Somerset Wildlife Trust

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Anne's Wildlife Garden in March

 8th Mar 2013

How do you create a wildlife garden from scratch? Anne Horner, who moved to Somerset from the big city six months ago, describes her plans to create a haven for birds and bees

When we moved to rural Somerset from hideously over-populated north London last summer one of the things we were most excited about was the garden surrounding our home.

We’d bought a Georgian property and planned to create a period garden to put the house back into its authentic setting.

We’d brought trugs of plants from our London garden ­ sedges, ferns, hellebores ­ but no sooner had we arrived in Somerset than autumn descended and with all the essential things we needed to do after our big move never got round to planting.

I prevaricated telling myself that there was lots of research that needed to be done on Georgian gardens while I just stood and stared at our new surroundings, too uncertain to begin: I was literally unable to put down roots and wondered why.

Meanwhile the plants overwintered in the trugs. I don’t feel good about this, but fortunately most of them seem to have weathered the winter, just needing us to empty out any excess water in the trugs regularly.

Yet that winter respite also gave me space for a reality check: our house’s authentic surroundings were fields and hedgerows so a formal garden would be pompous and out-of-place.

It even went against my previous gardening practice: I’ve stuffed the previous three town gardens I’ve created  with cottage garden plants ­ giant poppies, cornflowers, teasel and honesty as well as bees balm and buddleia to attract butterflies and hoverflies, my longing to live in the country being expressed in my garden.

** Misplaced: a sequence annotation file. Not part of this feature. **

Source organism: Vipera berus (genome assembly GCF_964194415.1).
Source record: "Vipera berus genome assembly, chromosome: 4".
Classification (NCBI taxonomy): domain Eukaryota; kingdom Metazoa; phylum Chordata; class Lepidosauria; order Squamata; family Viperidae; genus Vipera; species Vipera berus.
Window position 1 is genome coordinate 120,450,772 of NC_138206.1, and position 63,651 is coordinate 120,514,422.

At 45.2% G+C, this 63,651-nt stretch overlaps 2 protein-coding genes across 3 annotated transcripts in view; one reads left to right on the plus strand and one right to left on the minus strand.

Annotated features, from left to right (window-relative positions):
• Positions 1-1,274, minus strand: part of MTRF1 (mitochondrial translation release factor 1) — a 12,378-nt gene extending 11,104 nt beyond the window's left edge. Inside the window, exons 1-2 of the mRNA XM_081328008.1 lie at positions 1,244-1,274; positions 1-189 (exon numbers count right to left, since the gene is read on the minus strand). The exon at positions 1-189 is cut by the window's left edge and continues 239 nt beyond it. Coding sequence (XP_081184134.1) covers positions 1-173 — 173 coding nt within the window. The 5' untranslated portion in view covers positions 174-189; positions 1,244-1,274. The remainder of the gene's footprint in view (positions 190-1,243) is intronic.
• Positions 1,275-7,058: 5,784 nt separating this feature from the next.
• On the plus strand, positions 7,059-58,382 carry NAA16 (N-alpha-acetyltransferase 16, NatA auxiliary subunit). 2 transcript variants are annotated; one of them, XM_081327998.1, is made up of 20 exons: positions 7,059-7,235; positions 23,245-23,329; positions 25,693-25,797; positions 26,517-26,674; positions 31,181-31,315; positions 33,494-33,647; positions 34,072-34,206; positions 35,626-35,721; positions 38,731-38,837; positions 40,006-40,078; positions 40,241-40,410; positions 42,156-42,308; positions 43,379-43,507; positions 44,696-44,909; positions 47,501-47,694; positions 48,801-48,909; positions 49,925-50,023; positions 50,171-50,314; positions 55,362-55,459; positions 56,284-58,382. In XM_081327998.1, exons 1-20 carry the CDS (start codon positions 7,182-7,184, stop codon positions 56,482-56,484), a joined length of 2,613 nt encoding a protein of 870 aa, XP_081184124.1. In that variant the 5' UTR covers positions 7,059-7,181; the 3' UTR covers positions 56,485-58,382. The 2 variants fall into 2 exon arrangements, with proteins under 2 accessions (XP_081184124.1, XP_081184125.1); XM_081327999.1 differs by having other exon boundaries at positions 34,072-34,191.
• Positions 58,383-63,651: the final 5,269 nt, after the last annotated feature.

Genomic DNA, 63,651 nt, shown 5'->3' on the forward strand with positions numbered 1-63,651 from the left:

And I’d created a wildlife pond before, with mixed results. It quickly became home to frogs, toads, newts and dragonflies and had some beautiful flag iris growing around the banks. We’d followed the textbook advice to dig the pond in layers and create wildlife-friendly sloping banks. We hoped that any creatures coming to drink in its waters would be able to get out easily, however one evening I found a hedgehog had drowned in the pond, perhaps entrapped by some vicious pond weed.

So now at last I’ve a clearer idea what I want: a garden with plants that want to grow in our rather wet soil, specimens that will attract even more birds and buzzing creatures to our garden, a pond and perhaps a bog garden too to make sense of all that water. And it has to be hedgehog-friendly.

Fortunately we don’t have to go it alone: Penny Richards from the Somerset Wildlife Trust’s Gardening for Wildlife group has agreed to come and visit our garden and give us advice. I’m so excited that I’m going to celebrate by putting my poor patient London plants in the earth at last.

Next time: Penny Richards visits our garden

The garden

Greenshoots 250

The house

Peacock on teasel

Peacock on teasel

Hedgehog Gillian Day 3sml


Photograph of hedgehog © Gillian Day; butterfly on teasel